Westerners started the tradition in overall public style.
Later, the standards dropped a lot for casual fashion, but in an effort to retain a high-status masculine form, business kept the trend, and later expanded it to women as they entered the work force.
As western corporations expanded, Europe and the Americas retained the standard universally.
Most corporate entities had spread out of Europe, since the dutch capitalized on the stock market, US capitalized on capitalism, Europe and N.A. in general were the biggest participants in the industrial revolution.
Most foreign corporations run predominantly on the western model, and adapted the clothing style as the universal and neutral corporate style.
There are certain universal things, but each culture has a different take on the story or design. So, there's going to be commonalities or influences that make things similar across many cultures.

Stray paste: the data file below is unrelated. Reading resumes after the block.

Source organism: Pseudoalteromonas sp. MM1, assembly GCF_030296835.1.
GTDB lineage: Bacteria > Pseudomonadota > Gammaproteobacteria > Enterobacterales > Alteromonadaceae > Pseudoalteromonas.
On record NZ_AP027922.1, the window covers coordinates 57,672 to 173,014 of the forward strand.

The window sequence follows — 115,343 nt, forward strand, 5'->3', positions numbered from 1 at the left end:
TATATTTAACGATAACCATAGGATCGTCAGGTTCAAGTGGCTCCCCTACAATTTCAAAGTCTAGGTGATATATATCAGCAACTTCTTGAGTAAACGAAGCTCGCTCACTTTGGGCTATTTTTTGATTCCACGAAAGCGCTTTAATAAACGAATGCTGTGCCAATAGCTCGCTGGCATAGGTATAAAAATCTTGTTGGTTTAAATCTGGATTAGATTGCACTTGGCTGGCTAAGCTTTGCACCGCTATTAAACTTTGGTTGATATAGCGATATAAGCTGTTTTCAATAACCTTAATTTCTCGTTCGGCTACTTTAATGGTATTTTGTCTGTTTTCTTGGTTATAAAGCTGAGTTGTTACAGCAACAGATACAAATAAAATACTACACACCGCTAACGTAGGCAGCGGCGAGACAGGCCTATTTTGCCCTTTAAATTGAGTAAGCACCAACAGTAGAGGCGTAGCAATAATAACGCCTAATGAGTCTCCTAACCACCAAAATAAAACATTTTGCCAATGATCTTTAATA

Things for work are probably going to be different from play. Clothes are a way of expressing that difference in how you talk, behave, etc. So, I'm sure that certain things need to be universal; then come the addition and influences to make it that cultures own take on things.
I'm not surprised that there are suits or suit-like clothes across different cultures. I'm sure there's a need and a psychology behind the clothes and why a person would have them a certain way. And there's going to be commonalities even when cultures are somewhat isolated.